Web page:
The Cordovan company Universe Drone has an ambitious project in which, for the first time, it will use piloted drones to take measurements of nuclear radioactivity during the process of dismantling the José Cabrera Nuclear Power Plant, in Almonacid de Zorita, Guadalajara.
The chief engineer of Universe Drone, Jesús García, explained to Efefuturo that this project, “a pioneer in the world of nuclear energy”, will allow the process of dismantling the oldest nuclear power plant in Spain to replace more expensive processes with the use of UAVs.
The project consists of using these drones with a built-in sensor capable of taking static and dynamic readings of the entire plant, a task previously performed by operators and involved the use of scaffolding that was then to be taken to a Centralized Temporary Residue Warehouse, have been used in a nuclear installation.
Given that there is no coordinate system inside the plant, Universe Drone has devised a method that incorporates ultrasonic sensors, which can measure exactly where the equipment is, and then classify the radiation measurements obtained throughout the central.
García graduated as an agronomist from the University of Córdoba (UCO), however as the end of his studies coincided with the introduction of drones in Spain, he decided to start a UAV company combining two branches: one engineering, called Twelve Engineering, and the other aeronautical training and consulting. García was thrilled to be selected by the National Company of Radioactive Waste (Enresa) to develop this project, which carries great responsibility.
The launch of Universe Drone coincided with the “boom” of the drones, which meant a great many people started flying them in urban centers without regulation. This motivated the Spanish government to pass regulations, which García considers “quite restrictive” as it prevents flying in city or perform nocturnal operations.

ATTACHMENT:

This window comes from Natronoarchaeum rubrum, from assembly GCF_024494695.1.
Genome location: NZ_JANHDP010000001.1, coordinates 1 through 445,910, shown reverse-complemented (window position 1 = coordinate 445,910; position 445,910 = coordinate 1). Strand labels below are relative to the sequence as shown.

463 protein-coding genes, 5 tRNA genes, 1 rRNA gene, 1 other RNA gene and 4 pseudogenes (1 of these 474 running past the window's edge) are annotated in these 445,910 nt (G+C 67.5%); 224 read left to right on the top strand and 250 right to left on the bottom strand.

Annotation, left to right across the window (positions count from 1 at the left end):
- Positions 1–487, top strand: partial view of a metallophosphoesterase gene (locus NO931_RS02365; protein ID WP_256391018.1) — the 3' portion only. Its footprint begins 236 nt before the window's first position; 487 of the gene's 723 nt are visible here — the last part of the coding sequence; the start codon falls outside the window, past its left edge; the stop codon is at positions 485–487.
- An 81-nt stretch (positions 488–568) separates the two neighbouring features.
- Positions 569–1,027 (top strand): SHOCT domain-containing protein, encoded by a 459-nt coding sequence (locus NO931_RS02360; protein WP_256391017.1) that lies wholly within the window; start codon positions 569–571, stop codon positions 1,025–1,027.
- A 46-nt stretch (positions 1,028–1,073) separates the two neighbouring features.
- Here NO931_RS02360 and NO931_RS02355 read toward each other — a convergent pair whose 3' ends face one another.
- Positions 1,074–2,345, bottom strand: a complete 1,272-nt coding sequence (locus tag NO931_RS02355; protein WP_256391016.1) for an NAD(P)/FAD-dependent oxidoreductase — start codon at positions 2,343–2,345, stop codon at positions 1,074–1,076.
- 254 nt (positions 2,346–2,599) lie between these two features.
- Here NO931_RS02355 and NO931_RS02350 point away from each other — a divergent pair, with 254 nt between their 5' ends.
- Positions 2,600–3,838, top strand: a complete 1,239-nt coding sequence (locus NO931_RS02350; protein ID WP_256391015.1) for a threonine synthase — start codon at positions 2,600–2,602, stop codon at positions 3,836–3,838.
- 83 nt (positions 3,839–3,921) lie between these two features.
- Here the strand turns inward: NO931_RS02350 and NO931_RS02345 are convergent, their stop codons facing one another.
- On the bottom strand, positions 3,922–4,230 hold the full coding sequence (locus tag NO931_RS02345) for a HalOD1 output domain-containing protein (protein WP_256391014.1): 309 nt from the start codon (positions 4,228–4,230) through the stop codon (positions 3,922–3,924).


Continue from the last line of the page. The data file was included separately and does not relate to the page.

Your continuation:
García now celebrates the approval by the Spanish Government last December of laws expanding the operational framework of drones so that they may make flights in the city, at night and in controlled areas such as airports, as long as there is a previous study of security.
“In the audio-visual world, and in engineering or any other field, flying in the city opens a wide range of possibilities that was not allowed,” says Jesús. To fly a drone commercially in Spain you must be of legal age, have a certificate medical and have successfully completed a test on the theoretical and practical use of UAVs, and in addition be registered in the registry of operators of the State Agency for Air Safety (AESA).
Jesús García meets these requirements and once he has finished dismantling Almonacid de Zorita’s nuclear power plant, intends to work in agriculture using sensors such as 3D precision mapping and thermal imaging to assist farmers perform precision farming. As the new laws allows flying at night, García also hopes to resume a project to control forest fires that he previously proposed with the support of the Regional Government of Andalucía, using nighttime locators to locate and tackle forest fire outbreaks.
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